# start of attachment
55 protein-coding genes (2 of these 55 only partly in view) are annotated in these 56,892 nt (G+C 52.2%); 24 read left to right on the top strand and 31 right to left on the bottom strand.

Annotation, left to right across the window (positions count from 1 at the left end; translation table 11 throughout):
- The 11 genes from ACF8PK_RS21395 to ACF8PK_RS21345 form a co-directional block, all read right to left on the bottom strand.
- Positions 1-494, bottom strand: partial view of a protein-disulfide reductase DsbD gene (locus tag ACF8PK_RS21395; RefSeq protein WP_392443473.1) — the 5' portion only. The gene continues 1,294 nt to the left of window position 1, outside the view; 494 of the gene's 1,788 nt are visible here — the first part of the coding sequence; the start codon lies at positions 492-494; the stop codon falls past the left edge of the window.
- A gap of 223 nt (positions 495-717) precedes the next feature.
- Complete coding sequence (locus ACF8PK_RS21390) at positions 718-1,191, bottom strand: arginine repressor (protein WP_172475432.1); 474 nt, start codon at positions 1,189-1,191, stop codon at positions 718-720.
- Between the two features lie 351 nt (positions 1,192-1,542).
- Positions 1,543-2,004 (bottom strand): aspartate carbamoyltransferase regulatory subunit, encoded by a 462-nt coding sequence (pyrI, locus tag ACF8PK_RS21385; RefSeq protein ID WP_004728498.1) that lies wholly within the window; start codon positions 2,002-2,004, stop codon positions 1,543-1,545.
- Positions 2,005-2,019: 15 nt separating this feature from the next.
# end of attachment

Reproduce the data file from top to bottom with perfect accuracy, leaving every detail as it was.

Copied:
55 protein-coding genes (2 of these 55 only partly in view) are annotated in these 56,892 nt (G+C 52.2%); 24 read left to right on the top strand and 31 right to left on the bottom strand.

Annotation, left to right across the window (positions count from 1 at the left end; translation table 11 throughout):
- The 11 genes from ACF8PK_RS21395 to ACF8PK_RS21345 form a co-directional block, all read right to left on the bottom strand.
- Positions 1-494, bottom strand: partial view of a protein-disulfide reductase DsbD gene (locus tag ACF8PK_RS21395; RefSeq protein WP_392443473.1) — the 5' portion only. The gene continues 1,294 nt to the left of window position 1, outside the view; 494 of the gene's 1,788 nt are visible here — the first part of the coding sequence; the start codon lies at positions 492-494; the stop codon falls past the left edge of the window.
- A gap of 223 nt (positions 495-717) precedes the next feature.
- Complete coding sequence (locus ACF8PK_RS21390) at positions 718-1,191, bottom strand: arginine repressor (protein WP_172475432.1); 474 nt, start codon at positions 1,189-1,191, stop codon at positions 718-720.
- Between the two features lie 351 nt (positions 1,192-1,542).
- Positions 1,543-2,004 (bottom strand): aspartate carbamoyltransferase regulatory subunit, encoded by a 462-nt coding sequence (pyrI, locus tag ACF8PK_RS21385; RefSeq protein ID WP_004728498.1) that lies wholly within the window; start codon positions 2,002-2,004, stop codon positions 1,543-1,545.
- Positions 2,005-2,019: 15 nt separating this feature from the next.